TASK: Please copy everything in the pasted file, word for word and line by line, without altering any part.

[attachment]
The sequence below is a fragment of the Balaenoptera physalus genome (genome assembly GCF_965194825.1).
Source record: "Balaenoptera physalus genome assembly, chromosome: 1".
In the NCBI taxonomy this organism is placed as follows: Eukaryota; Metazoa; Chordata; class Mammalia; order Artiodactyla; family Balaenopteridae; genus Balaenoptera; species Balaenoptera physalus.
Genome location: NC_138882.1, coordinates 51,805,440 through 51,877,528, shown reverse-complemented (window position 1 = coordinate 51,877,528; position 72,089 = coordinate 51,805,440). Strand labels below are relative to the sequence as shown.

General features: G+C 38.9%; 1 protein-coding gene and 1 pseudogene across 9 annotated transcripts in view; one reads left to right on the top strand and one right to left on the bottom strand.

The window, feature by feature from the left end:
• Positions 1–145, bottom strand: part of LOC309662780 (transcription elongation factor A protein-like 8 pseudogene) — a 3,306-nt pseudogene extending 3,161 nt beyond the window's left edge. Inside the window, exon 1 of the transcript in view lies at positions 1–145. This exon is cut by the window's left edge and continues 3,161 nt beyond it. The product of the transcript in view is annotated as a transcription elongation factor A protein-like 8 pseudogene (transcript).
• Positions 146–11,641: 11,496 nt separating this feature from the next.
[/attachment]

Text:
The sequence below is a fragment of the Balaenoptera physalus genome (genome assembly GCF_965194825.1).
Source record: "Balaenoptera physalus genome assembly, chromosome: 1".
In the NCBI taxonomy this organism is placed as follows: Eukaryota; Metazoa; Chordata; class Mammalia; order Artiodactyla; family Balaenopteridae; genus Balaenoptera; species Balaenoptera physalus.
Genome location: NC_138882.1, coordinates 51,805,440 through 51,877,528, shown reverse-complemented (window position 1 = coordinate 51,877,528; position 72,089 = coordinate 51,805,440). Strand labels below are relative to the sequence as shown.

General features: G+C 38.9%; 1 protein-coding gene and 1 pseudogene across 9 annotated transcripts in view; one reads left to right on the top strand and one right to left on the bottom strand.

The window, feature by feature from the left end:
• Positions 1–145, bottom strand: part of LOC309662780 (transcription elongation factor A protein-like 8 pseudogene) — a 3,306-nt pseudogene extending 3,161 nt beyond the window's left edge. Inside the window, exon 1 of the transcript in view lies at positions 1–145. This exon is cut by the window's left edge and continues 3,161 nt beyond it. The product of the transcript in view is annotated as a transcription elongation factor A protein-like 8 pseudogene (transcript).
• Positions 146–11,641: 11,496 nt separating this feature from the next.